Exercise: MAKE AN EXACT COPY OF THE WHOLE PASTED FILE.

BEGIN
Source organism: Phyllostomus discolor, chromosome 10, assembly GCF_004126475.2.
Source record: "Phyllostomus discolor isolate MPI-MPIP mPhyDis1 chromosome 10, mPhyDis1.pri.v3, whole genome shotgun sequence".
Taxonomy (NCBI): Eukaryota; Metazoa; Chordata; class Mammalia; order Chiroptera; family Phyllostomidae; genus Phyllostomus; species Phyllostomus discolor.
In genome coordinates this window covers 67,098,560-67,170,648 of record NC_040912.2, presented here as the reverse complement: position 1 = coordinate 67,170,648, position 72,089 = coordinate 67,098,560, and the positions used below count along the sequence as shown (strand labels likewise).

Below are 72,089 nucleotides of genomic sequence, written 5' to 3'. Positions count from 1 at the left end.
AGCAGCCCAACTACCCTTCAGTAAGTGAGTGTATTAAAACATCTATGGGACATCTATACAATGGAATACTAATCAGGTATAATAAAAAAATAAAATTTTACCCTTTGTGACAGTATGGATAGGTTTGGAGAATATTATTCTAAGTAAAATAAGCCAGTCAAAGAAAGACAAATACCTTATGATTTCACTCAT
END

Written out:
Source organism: Phyllostomus discolor, chromosome 10, assembly GCF_004126475.2.
Source record: "Phyllostomus discolor isolate MPI-MPIP mPhyDis1 chromosome 10, mPhyDis1.pri.v3, whole genome shotgun sequence".
Taxonomy (NCBI): Eukaryota; Metazoa; Chordata; class Mammalia; order Chiroptera; family Phyllostomidae; genus Phyllostomus; species Phyllostomus discolor.
In genome coordinates this window covers 67,098,560-67,170,648 of record NC_040912.2, presented here as the reverse complement: position 1 = coordinate 67,170,648, position 72,089 = coordinate 67,098,560, and the positions used below count along the sequence as shown (strand labels likewise).

Below are 72,089 nucleotides of genomic sequence, written 5' to 3'. Positions count from 1 at the left end.
AGCAGCCCAACTACCCTTCAGTAAGTGAGTGTATTAAAACATCTATGGGACATCTATACAATGGAATACTAATCAGGTATAATAAAAAAATAAAATTTTACCCTTTGTGACAGTATGGATAGGTTTGGAGAATATTATTCTAAGTAAAATAAGCCAGTCAAAGAAAGACAAATACCTTATGATTTCACTCAT